Distributed Capture

Distributed capture is just that. Instead of documents being captured in a single location, they are captured wherever there is an enterprise branch. The information is sent to a central location after it is digitized where it can be applied to business processes or archived.

The early days of distributed scanning involved client/server technology with the documents entered at the client end and sent to a centralized server. For large enterprises this was generally expensive to set up and very difficult to manage given the number of locations involved.

However, with the continued development of web-based capture technologies distributed capture has become much easier and we should see it being deployed on a wider scale in the future.

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Enterprise concerns about Document Capture. From Distributed Capture Drives Next-Generation Imaging Processes, AIIM, March 2010

Document Capture Considerations

With this in mind there are a number of things that enterprises need to consider or do before deciding on how document capture software should be deployed.

1. Capture Strategy

If an enterprise is going to scan documents into their Enterprise CMS without deciding how the information should be organized, it is almost not worth bothering in the first place.

Without the development of a clear capture strategy, including taxonomies and all the different devices that are being used to capture documents, applied across the entire enterprise -- whether a single or multi-location enterprise --  crucial information will be lost.

2. Capture Automation

With most current software it is possible to automate capture tasks. If you can, you should automate as much as possible. Apart from avoiding inevitable mistakes that come with manual entry, it will also accelerate business processes producing end results more quickly.

With automation, documents enter the system immediately and by-pass traditional, clumsy manual processes.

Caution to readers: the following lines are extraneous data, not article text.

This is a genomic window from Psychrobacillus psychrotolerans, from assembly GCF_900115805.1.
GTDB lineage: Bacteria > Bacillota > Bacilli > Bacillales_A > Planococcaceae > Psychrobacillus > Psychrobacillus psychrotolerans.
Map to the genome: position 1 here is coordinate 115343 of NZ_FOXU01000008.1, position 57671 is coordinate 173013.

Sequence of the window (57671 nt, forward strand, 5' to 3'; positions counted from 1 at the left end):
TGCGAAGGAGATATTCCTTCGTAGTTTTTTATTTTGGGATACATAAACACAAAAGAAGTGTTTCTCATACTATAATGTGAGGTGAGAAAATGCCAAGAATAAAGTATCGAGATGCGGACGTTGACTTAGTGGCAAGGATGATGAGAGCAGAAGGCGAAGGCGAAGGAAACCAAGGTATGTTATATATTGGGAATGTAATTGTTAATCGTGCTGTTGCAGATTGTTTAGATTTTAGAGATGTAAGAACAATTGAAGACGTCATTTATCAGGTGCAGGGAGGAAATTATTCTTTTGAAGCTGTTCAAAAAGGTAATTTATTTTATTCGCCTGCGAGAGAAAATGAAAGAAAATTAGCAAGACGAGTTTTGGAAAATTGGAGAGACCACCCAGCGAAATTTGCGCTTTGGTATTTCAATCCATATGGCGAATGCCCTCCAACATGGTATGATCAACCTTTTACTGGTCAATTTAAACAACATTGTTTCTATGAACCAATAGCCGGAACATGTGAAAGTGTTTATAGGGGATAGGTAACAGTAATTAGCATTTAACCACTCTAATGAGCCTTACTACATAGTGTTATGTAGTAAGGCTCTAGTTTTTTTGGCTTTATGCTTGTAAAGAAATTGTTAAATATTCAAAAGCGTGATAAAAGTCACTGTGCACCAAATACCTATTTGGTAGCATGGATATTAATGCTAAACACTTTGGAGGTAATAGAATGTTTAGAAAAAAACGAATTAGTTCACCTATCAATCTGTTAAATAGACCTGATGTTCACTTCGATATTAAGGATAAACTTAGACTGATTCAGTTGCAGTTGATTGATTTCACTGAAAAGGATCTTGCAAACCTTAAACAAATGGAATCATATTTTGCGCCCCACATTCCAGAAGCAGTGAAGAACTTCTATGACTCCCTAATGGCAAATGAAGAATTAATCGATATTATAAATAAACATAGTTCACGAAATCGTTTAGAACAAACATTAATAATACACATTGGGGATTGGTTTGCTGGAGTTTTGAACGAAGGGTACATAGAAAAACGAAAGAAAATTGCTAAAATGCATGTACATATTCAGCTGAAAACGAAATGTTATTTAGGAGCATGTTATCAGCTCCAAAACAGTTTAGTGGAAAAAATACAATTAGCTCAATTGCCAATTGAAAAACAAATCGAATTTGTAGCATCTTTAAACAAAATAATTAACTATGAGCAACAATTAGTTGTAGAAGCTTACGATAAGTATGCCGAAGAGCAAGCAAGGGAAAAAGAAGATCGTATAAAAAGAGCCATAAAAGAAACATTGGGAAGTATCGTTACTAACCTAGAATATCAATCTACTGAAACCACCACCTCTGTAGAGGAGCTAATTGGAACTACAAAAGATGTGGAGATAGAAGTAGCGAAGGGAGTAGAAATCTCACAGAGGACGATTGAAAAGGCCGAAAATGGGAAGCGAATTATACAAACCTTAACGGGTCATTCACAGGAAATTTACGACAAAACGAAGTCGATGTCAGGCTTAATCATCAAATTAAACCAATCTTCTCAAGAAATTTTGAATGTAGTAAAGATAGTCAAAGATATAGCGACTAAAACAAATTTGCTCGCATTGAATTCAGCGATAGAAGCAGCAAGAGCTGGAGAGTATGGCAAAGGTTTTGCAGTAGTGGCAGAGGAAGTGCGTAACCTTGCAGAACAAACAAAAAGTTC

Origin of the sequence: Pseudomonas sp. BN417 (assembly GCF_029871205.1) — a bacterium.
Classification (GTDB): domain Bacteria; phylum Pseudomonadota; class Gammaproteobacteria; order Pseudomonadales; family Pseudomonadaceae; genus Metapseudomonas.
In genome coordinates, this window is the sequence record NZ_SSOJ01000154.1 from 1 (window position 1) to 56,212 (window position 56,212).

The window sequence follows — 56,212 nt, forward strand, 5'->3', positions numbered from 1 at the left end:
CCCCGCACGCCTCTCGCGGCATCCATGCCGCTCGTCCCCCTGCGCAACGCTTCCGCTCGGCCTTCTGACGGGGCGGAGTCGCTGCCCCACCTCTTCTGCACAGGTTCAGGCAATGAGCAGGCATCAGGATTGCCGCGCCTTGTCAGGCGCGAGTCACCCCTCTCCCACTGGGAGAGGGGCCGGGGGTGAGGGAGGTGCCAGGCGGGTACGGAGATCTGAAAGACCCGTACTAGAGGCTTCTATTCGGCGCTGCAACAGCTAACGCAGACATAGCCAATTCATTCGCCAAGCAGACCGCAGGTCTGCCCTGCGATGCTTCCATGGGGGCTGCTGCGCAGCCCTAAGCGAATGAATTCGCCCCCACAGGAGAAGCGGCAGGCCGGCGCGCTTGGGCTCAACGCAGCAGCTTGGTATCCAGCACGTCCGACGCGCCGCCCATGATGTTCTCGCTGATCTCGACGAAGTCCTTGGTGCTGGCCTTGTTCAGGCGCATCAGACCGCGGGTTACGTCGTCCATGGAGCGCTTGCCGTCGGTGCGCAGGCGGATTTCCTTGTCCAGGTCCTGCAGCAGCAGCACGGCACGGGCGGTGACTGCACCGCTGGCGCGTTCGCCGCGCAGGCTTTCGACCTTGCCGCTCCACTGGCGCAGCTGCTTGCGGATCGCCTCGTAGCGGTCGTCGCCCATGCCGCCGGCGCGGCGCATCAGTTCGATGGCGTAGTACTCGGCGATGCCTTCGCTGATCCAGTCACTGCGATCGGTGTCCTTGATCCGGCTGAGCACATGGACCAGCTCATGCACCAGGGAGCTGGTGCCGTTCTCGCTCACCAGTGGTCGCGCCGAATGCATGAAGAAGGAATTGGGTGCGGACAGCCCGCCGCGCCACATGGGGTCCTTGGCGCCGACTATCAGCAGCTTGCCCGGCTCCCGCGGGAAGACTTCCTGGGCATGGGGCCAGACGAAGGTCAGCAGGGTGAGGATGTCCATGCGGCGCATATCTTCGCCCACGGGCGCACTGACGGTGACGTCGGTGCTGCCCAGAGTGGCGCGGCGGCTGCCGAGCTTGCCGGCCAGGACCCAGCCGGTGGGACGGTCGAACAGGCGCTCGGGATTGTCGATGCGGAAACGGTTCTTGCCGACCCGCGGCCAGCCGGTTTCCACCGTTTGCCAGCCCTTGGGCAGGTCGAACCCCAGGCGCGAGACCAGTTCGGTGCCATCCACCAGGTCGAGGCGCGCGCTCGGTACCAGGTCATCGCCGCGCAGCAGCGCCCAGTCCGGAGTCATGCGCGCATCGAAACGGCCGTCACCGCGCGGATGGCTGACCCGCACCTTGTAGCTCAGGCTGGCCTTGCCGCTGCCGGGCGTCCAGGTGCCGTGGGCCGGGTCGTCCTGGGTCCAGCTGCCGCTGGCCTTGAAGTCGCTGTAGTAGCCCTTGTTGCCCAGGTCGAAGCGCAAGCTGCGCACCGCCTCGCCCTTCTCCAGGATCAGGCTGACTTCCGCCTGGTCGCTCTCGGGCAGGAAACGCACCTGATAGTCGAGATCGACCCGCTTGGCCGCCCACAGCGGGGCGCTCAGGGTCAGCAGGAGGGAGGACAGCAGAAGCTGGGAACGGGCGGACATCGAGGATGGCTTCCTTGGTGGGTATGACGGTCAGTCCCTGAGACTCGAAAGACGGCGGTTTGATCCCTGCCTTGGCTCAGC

3. Legacy systems

Document capture software doesn’t work in a vacuum and needs to be compatible with the legacy systems that are already installed in an enterprise. Before choosing document capture software make sure that it is compatible with the systems you have and if not how much money and disruption will it take to make them work together.

4. Storage conventions

Create a set of capture ‘rules’ that outline what documents can be taken into the system, how captured documents will be named and how the data is formatted. This will avoid the loss of information captured from documents, which can disappear into unsearchable sites if rigid controls aren’t set in place.

5. Ease-of-Use

Before the deployment of document capture software, especially with distributed scanning, where the people assigned to manage captured documents are not on site, enterprises should make sure that the system is easy enough to use by users who would not have document capture as their main task, but who also carry out the business tasks required by the enterprise.

With the pressure on companies now to cut down on paper use and the need to keep documents -- both paper and digital -- for compliance reasons, the move to document capture software is just about inevitable for companies that haven’t already deployed it.

However, like all other elements of content management planning, a clear strategy is essential to develop before anything else. With document capture, unplanned and disorganized capture will add to one of the prinicpal things companies hope to tackle with the deployment of such software, information mismanagement.